So things are slowly coming along with the Time of the Dead shared universe. It’s kind of difficult because I’m juggling it in with a few projects but it is happening.
The more I go into it the more I realise the difficulty of a shared universe both creatively and legally. The first idea I had for a shared universe was about 10 years ago but there was a big problem technologically and the way I envisioned it, a legal and creative minefield. The technology is around now but the legal aspects of are still problematic. The second idea was about five or six years ago when I was living in Japan. There was another writer, also living in Japan at the time, on board and a couple other interested parties. The tech was possible and I had devised a solution for the legalities but the creative problem remained. People are attached to the idea of owning their ideas. The girl who was onboard for the project was involved in fan fiction (as well as her original work) and yet she had problems with anyone working with her creations. It was through talking with her that I was able to figure out how to share in that particular version of a shared universe yet she was one against (to be fair, let’s use ‘strongly hesitant’) the idea of people being able to play with her creations. I figured that if I was to go ahead with it, and people who were happy to use other peoples creations in fan fiction would not be happy to share alike, it would be doomed.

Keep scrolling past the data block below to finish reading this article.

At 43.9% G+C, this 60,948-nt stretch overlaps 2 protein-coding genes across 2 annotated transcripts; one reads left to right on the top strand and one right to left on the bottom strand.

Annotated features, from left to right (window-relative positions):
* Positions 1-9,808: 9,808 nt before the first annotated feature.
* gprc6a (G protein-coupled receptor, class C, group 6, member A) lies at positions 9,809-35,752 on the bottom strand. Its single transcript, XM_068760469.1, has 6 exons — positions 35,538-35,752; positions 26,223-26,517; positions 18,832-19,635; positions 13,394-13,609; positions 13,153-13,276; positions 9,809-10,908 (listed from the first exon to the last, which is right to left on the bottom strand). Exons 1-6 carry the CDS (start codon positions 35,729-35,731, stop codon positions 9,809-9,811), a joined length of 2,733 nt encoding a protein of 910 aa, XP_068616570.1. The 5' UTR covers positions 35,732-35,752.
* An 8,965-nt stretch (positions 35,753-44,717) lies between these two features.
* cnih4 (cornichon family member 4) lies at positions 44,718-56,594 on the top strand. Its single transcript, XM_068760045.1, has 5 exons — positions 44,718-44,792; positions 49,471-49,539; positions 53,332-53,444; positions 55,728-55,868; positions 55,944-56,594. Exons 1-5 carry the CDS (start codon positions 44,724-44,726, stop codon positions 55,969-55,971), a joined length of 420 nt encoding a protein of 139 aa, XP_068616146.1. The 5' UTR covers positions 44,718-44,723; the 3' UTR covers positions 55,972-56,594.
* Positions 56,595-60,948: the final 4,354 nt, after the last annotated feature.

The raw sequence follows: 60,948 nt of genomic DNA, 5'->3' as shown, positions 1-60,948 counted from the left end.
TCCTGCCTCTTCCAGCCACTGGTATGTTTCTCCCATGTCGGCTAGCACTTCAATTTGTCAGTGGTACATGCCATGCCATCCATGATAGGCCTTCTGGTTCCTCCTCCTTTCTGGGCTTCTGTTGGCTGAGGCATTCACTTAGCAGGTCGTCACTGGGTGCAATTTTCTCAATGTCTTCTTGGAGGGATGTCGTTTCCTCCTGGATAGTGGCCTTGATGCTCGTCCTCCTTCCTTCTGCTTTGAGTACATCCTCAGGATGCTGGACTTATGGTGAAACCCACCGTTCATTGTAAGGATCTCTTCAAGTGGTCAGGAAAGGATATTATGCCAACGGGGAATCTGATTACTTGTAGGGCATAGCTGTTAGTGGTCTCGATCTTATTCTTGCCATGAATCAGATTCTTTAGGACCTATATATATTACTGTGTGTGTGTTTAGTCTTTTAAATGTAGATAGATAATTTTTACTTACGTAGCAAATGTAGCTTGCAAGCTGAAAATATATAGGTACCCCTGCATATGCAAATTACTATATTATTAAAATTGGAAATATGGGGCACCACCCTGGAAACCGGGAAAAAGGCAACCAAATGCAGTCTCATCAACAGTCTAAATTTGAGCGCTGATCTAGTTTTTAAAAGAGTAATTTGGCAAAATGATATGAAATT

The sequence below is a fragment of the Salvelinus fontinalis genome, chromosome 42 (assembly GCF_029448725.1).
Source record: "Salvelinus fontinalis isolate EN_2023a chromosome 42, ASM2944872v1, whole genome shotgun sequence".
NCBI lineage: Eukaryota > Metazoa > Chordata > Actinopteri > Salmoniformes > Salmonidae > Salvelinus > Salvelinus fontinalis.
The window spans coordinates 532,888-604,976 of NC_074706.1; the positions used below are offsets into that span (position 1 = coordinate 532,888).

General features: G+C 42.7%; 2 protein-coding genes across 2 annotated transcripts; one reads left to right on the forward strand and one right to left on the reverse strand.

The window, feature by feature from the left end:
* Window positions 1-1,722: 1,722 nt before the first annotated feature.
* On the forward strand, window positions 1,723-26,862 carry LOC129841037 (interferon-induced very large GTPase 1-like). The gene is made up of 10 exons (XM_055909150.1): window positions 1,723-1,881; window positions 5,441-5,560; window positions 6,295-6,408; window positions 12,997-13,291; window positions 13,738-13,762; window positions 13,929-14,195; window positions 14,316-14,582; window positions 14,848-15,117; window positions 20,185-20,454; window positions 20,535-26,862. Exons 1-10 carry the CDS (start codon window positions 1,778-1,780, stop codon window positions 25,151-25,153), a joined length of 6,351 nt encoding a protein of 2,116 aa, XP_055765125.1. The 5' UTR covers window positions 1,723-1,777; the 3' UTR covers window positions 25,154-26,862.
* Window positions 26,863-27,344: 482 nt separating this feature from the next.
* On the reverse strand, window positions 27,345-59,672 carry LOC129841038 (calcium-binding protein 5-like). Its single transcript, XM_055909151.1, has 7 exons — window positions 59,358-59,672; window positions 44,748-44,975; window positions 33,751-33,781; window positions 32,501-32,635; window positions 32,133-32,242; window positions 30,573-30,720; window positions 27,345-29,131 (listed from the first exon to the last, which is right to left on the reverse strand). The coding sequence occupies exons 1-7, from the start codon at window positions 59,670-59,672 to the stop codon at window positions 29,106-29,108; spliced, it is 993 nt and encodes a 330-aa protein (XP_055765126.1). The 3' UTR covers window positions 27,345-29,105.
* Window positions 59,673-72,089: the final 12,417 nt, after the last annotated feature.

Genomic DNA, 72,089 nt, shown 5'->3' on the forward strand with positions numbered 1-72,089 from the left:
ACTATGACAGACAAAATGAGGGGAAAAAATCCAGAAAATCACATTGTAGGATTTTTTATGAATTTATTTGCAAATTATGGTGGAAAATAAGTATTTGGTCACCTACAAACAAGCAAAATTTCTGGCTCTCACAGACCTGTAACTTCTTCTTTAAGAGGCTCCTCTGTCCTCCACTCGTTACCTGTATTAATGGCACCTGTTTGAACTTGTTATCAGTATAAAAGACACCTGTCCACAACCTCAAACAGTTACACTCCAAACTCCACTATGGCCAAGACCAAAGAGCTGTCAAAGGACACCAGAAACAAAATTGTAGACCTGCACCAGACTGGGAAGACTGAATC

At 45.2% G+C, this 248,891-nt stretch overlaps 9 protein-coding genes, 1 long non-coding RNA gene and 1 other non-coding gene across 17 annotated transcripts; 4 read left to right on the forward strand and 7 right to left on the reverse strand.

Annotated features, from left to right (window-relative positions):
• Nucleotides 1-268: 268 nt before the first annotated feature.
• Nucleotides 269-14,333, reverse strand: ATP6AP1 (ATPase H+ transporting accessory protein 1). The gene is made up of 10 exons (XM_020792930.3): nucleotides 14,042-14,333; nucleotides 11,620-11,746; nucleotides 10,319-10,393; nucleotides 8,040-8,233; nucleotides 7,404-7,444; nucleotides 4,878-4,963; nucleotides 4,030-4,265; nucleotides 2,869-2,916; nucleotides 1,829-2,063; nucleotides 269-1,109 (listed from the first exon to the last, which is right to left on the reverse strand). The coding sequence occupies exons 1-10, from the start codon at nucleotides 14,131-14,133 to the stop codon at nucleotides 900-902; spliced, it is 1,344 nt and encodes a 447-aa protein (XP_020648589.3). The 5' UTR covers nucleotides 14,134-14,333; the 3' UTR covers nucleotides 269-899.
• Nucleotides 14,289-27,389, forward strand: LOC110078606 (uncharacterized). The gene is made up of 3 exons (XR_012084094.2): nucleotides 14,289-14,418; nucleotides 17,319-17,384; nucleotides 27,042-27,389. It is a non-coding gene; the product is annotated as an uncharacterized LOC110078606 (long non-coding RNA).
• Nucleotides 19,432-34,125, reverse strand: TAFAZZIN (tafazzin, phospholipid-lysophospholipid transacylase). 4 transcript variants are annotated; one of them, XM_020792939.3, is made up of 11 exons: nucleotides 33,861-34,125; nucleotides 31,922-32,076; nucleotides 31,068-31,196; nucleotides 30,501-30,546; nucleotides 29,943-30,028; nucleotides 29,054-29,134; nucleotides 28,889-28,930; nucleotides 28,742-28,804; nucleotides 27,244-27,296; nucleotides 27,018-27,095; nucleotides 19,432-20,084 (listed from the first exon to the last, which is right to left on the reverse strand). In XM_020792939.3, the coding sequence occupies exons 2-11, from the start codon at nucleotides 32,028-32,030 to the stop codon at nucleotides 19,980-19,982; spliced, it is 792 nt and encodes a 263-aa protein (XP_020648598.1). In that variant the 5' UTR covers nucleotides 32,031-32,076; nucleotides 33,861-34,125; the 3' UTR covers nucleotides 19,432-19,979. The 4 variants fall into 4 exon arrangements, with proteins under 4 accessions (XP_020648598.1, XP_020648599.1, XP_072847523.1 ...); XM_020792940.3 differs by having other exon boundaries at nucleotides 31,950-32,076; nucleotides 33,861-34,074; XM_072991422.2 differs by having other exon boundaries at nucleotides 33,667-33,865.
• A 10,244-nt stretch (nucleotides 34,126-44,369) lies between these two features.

So now with a third attempt to create a shared universe, I hope I have thought through all the problems. Keep it simple. The zombie genre is ideal for this as it’s practically a shared universe as it is. Have a set of rules in the public domain, which is the basis for the universe and people own their own work, stories and characters.
Going to stop there to follow a thread/rant – this is pure opinion: A common scenario for a speculative fiction writer when given an assignment – in this case the assignment is – to write a zombie story, would be to sit down and think, “how do I make this original?” And it can be fun writing a unique take on zombies, very satisfying for the writer. However, I think that from the perspective of the reader who likes zombies, they like their zombies in an apocalypse, told through the perspectives of people trying to survive, not a bizarro explanation of the weather told from the perspective of a rotting intestine. I think readers want well told stories about characters they care about no matter the genre.